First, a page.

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Vol. LXIV, No. 49
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Wednesday, December 8, 2010
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Westminster Opera Program Shows Off Its Best Students in Winter Opera Gala

Nancy Plum

Westminster Choir College is understandably renowned for its choirs, but not everyone is interested in a choral career. The opera program at the college has produced a number of fine singers in recent years, many of whom are forging careers in the national and international arena. Representatives of current voice students presented a “Winter Opera Gala” this past weekend at the Princeton Regional Schools Performing Arts Center, showing off some very talented singers who study with Westminster faculty.

One potential problem with an opera “gala” is knowing when to end, and on such a campus as Westminster, no doubt many singers wanted to participate in Saturday night’s performance. The evening was long, placing the most burden on the orchestra (which played every number) but also possibly leaving some talented singers under appreciated because their performance spot was so late. Music Director William Hobbs, who has been on the faculty at Westminster since 2008, compiled a very full night of mostly ensemble numbers, giving an incredible number of singers the chance to perform. By opening with a well-known overture and closing with a popular “Finale” incorporating all the performers, Mr. Hobbs created an “opera” which traversed many time spans, plotlines, and musical styles.

All of the Choir College singers sang with the precision and clarity the institution is known for, but as with any program with more than twenty-five performers, there were certain stand-outs. Mezzo-soprano Melissa Fajardo, a senior performance major, sang with richness and maturity in a trio from Ariadne auf Naxos with sopranos Sarah Leidereiter and Kate Winchester. Ms. Fajardo returned for several other selections, including scenes from Peter Grimes, Falstaff and a humorous Ice Cream Sextet by Kurt Weill. In all of these scenes, Ms. Fajardo proved herself to be an outstanding singer with a good sense of poise and drama.

Soprano Lauren Liddicoat sang only one aria, but it may be considered the most beloved three minutes in opera — Puccini’s “O Mio Babbino Caro” from Gianni Schicchi. Ms. Liddicoat studies with Laura Brooks Rice, and Ms. Rice must be proud of this particular student, who sang with a voice full of color, capturing the aria’s style well. Conductor Hobbs took a slower tempo to the accompaniment, drawing out the expressiveness of both the aria and Ms. Liddicoat’s singing.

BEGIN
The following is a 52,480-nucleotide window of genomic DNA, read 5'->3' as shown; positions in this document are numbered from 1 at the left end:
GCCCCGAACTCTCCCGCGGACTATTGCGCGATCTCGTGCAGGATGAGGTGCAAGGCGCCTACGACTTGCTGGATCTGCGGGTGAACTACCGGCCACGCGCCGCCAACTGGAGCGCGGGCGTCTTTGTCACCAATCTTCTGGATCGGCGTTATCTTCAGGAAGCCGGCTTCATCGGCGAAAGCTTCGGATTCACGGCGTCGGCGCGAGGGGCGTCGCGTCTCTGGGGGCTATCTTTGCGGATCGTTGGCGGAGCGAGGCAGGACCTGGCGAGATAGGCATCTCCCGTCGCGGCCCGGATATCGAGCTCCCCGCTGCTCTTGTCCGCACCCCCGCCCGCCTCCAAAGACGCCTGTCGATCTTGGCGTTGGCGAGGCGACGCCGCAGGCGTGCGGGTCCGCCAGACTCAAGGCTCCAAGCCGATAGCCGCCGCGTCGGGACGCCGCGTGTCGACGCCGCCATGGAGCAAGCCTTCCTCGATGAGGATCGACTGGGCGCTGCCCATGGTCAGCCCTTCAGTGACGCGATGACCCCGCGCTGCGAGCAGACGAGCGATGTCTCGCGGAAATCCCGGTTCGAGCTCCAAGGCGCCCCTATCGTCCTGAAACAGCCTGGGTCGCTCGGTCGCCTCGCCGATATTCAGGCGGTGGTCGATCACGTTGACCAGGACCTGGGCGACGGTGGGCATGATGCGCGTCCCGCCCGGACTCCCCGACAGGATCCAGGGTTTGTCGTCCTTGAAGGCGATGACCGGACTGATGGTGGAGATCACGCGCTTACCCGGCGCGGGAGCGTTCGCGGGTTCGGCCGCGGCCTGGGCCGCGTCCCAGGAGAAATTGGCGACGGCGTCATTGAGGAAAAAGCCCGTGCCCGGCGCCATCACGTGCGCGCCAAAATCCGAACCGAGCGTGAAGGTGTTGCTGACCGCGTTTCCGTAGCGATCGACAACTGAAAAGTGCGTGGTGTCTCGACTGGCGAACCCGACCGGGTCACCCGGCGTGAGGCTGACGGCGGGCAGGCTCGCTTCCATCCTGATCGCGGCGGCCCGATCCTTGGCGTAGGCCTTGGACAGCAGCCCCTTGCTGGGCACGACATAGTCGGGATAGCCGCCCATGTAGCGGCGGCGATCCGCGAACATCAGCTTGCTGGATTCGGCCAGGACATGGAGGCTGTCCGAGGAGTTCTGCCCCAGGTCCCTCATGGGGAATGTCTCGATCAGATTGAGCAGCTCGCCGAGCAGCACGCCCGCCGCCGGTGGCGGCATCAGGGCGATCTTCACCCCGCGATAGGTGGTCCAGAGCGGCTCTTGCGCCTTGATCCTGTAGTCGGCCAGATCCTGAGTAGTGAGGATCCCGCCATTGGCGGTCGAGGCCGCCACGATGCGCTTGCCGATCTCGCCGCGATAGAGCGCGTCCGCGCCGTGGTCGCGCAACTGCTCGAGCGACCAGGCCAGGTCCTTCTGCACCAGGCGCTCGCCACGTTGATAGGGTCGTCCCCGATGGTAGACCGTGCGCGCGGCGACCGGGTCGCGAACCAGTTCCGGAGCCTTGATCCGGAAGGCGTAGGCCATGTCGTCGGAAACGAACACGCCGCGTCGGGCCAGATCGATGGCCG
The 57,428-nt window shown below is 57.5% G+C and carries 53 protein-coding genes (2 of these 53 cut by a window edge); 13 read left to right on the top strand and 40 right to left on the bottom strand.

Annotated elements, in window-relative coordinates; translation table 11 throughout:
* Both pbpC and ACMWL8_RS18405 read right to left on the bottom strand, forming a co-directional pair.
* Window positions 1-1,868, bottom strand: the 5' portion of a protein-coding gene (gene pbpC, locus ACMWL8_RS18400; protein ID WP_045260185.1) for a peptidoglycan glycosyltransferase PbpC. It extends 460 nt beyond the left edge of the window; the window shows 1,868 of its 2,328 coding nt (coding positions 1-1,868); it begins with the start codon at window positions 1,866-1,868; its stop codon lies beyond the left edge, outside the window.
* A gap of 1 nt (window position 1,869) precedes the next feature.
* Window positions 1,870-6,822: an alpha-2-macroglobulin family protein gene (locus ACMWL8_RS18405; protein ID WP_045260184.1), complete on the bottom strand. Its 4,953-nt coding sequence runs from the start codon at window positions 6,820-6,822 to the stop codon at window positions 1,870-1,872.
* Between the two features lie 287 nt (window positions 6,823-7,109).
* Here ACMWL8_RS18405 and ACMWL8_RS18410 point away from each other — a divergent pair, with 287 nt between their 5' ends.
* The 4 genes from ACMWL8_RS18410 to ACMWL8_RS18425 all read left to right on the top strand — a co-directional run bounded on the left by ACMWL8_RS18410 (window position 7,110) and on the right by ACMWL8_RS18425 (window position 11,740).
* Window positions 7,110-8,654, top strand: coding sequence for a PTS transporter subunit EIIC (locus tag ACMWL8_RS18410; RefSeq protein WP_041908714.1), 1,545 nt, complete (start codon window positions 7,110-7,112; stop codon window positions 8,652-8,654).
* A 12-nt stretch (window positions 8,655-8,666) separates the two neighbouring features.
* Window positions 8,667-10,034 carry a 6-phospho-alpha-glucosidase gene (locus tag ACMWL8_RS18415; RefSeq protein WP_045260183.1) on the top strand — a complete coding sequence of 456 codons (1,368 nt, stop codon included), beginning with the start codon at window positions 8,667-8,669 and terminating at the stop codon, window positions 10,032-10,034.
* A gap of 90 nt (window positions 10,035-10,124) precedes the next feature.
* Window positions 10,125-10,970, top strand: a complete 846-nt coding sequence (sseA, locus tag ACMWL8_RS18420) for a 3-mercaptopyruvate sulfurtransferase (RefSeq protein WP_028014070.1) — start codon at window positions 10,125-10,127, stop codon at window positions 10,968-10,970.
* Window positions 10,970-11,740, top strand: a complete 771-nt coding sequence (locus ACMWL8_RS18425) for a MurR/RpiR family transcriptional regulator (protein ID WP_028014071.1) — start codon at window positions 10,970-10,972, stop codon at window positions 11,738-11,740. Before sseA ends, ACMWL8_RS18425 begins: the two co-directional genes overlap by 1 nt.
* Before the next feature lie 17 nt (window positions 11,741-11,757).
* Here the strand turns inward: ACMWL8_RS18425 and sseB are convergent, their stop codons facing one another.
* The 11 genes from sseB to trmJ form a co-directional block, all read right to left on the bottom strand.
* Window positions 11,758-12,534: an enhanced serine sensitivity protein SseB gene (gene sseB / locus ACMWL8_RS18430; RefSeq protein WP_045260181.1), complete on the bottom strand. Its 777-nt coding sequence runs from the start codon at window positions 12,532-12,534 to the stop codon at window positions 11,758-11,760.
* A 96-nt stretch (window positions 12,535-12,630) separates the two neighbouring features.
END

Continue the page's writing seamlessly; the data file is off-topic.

Another stand-out was tenor Brandon Motz, who put a great deal of verve and style into his ensemble pieces from L’Elisir d’Amore and a quintet from Carmen. Mr. Motz demonstrated significant stage presence, and his light lyric tenor blended especially well with the other voices in the Carmen quintet.

Sopranos abounded throughout the evening, and one distinctive voice was Erin Winker, singing the role of Donna Elvira in a quartet from Don Giovanni. Ms. Winker, a graduate student in voice performance and pedagogy, sang with a sharp vocal edge which cut well through the orchestra. One of the most pleasant surprises of the evening was an apparent last minute substitution — soprano Justine Claire Aronson, who sang an aria from Handel’s Alcina. Ms. Aronson moved her voice well through the coloratura and showed flashy ornamentation in the aria’s repeated sections.

A true collective star of the night was the orchestra, which played every number (working the strings especially hard). Mr. Hobbs took a quick tempo to the opening overture to Mozart’s Marriage of Figaro, requiring the winds to play very fast. The performing Arts Center auditorium was a good acoustic for the orchestra, and even at its fullest, the ensemble was not overpowering in the hall. Also adding significantly to the performance was imaginative use of digital backdrops behind the singers, as well as supertitles translating the text.

The evening moved through opera history, returning from time to time to Mozart, whose music is always a pleasure to listen to. The Gala closed with an extensive scene from Offenbach’s Orpheus in the Underworld, calling all the performers back to the stage to participate as either principals or chorus. The beginning of the scene moved a bit slowly (more the fault of Offenbach) but obviously the cast was aiming for a rousing “can-can” conclusion to the night. A number of singers impressively maintained animated stage character, despite the lateness of the evening. What was also clear from this “Gala” was that some of these singers will be heard from again — most likely on the major operatic stages of the world.

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